Today marks three years since you left us. Every year when we begin approaching the anniversary of your escape, I always feel an agonizing feeling inside my stomach and wonder if you will come back for a visit. Well, this year, I am not as naive. This year, I didn’t expect you to come visit on your anniversary in my dreams. This year, I was stronger than the last two years, and I knew I could get by without seeing you again. But that doesn’t mean I don’t feel as miserable.
This year has been an emotional year for me. Chris and I had our wedding in March; in fact, I saw you when I walked down the steps to the aisle. You were there. No one else saw you. But I did; you were staring right at me and smiling, just like I thought you’d be. We did all these things to get you to come: we named the tables after your favorite foods, we had photos of us together around the venue; we put your name on our wedding program. Chris even gave a speech and talked about how important you were to me, to us, and how much we missed you that day. It brought tears to my eyes and to all three of my bridesmaids’, my childhood friends that you saw all the time when we were growing up together. There was some surprise regarding how much you were in the wedding, but I didn’t really want it to be a surprise. I wanted every single person to know that I’m painfully aware that you’re no longer part of this life physically, but you will always be in my life — in my head and in my heart. I miss you more than anyone could possibly imagine, and I don’t want you to think that on what is supposed to be the biggest day of my life that I had forgotten about you for even a second.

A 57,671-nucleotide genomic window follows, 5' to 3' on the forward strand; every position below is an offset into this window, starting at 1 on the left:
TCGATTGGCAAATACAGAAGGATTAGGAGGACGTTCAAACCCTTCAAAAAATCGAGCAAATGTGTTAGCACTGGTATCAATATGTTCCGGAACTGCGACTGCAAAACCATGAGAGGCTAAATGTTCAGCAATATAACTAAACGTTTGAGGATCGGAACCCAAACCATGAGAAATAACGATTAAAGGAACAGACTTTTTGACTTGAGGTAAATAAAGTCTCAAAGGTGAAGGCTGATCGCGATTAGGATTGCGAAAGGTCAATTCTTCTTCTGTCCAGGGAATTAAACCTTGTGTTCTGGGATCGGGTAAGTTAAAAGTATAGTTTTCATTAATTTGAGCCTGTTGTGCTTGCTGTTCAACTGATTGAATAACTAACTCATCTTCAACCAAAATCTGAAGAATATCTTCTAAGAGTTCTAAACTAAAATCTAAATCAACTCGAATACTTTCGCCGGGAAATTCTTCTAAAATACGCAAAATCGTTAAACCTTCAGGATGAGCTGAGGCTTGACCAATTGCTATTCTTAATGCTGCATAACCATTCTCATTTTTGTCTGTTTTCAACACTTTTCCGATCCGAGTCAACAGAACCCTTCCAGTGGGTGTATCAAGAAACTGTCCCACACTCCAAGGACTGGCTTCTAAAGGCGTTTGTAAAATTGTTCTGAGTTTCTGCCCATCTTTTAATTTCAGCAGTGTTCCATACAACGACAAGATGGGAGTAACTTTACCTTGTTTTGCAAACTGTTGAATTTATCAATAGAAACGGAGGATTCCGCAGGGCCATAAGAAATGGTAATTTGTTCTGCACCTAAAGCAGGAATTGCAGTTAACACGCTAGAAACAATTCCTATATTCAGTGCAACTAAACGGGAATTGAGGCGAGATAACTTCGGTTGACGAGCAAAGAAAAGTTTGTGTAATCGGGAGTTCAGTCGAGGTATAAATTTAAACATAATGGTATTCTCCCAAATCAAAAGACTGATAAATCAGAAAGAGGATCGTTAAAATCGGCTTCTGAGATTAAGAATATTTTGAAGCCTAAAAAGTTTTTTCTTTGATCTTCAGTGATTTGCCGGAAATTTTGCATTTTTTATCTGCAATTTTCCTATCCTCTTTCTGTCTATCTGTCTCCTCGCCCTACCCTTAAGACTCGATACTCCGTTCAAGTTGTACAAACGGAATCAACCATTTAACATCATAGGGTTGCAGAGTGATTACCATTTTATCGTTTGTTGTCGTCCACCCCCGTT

This year is an election year, and a scary one at that. Donald Trump could end up being our president, and that is absolutely terrifying to me. Sometimes, I slip back into my cynical thinking and I think that the world is going to be a worse place, especially if he ends up getting elected. But then I am quickly reminded that if I keep thinking negatively, I will do you and your memory a disservice. I need to be strong, even when it’s hard, for you. I need to work my hardest to prove to you that life is worth living, that the world is going to be better place in the future for the future children of the world. You know what I want? I want the world to become a better place so that you can look down on us and think, “Man, I wanted out on that? What was I thinking?!” We have a lot of work to do to get there, though.